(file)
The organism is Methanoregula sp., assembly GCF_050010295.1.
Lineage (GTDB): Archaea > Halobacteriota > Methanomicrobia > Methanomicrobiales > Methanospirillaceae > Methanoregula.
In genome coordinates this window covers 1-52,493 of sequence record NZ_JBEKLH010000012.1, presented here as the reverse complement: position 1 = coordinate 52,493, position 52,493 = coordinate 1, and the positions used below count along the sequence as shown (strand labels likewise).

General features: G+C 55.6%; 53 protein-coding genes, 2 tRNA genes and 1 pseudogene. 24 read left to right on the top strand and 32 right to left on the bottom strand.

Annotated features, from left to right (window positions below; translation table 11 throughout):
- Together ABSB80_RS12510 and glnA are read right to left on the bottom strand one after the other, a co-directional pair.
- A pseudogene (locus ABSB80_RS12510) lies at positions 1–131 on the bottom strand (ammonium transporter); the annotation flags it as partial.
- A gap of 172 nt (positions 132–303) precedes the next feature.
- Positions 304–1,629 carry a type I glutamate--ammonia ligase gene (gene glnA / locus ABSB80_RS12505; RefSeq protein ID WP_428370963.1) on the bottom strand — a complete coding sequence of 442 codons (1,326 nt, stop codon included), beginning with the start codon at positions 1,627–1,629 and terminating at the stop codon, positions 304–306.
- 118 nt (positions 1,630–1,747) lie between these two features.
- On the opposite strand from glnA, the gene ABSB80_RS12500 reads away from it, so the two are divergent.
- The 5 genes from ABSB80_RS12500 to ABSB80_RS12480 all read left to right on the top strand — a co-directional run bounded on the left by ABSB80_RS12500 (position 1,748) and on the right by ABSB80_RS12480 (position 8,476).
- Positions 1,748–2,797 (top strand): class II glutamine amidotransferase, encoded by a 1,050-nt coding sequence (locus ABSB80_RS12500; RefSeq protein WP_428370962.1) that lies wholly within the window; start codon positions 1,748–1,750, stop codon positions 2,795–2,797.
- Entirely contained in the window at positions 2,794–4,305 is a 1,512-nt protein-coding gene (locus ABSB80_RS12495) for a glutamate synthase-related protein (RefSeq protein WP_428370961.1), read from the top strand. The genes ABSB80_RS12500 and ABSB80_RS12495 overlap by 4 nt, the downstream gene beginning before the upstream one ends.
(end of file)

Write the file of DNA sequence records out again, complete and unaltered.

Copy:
The organism is Methanoregula sp., assembly GCF_050010295.1.
Lineage (GTDB): Archaea > Halobacteriota > Methanomicrobia > Methanomicrobiales > Methanospirillaceae > Methanoregula.
In genome coordinates this window covers 1-52,493 of sequence record NZ_JBEKLH010000012.1, presented here as the reverse complement: position 1 = coordinate 52,493, position 52,493 = coordinate 1, and the positions used below count along the sequence as shown (strand labels likewise).

General features: G+C 55.6%; 53 protein-coding genes, 2 tRNA genes and 1 pseudogene. 24 read left to right on the top strand and 32 right to left on the bottom strand.

Annotated features, from left to right (window positions below; translation table 11 throughout):
- Together ABSB80_RS12510 and glnA are read right to left on the bottom strand one after the other, a co-directional pair.
- A pseudogene (locus ABSB80_RS12510) lies at positions 1–131 on the bottom strand (ammonium transporter); the annotation flags it as partial.
- A gap of 172 nt (positions 132–303) precedes the next feature.
- Positions 304–1,629 carry a type I glutamate--ammonia ligase gene (gene glnA / locus ABSB80_RS12505; RefSeq protein ID WP_428370963.1) on the bottom strand — a complete coding sequence of 442 codons (1,326 nt, stop codon included), beginning with the start codon at positions 1,627–1,629 and terminating at the stop codon, positions 304–306.
- 118 nt (positions 1,630–1,747) lie between these two features.
- On the opposite strand from glnA, the gene ABSB80_RS12500 reads away from it, so the two are divergent.
- The 5 genes from ABSB80_RS12500 to ABSB80_RS12480 all read left to right on the top strand — a co-directional run bounded on the left by ABSB80_RS12500 (position 1,748) and on the right by ABSB80_RS12480 (position 8,476).
- Positions 1,748–2,797 (top strand): class II glutamine amidotransferase, encoded by a 1,050-nt coding sequence (locus ABSB80_RS12500; RefSeq protein WP_428370962.1) that lies wholly within the window; start codon positions 1,748–1,750, stop codon positions 2,795–2,797.
- Entirely contained in the window at positions 2,794–4,305 is a 1,512-nt protein-coding gene (locus ABSB80_RS12495) for a glutamate synthase-related protein (RefSeq protein WP_428370961.1), read from the top strand. The genes ABSB80_RS12500 and ABSB80_RS12495 overlap by 4 nt, the downstream gene beginning before the upstream one ends.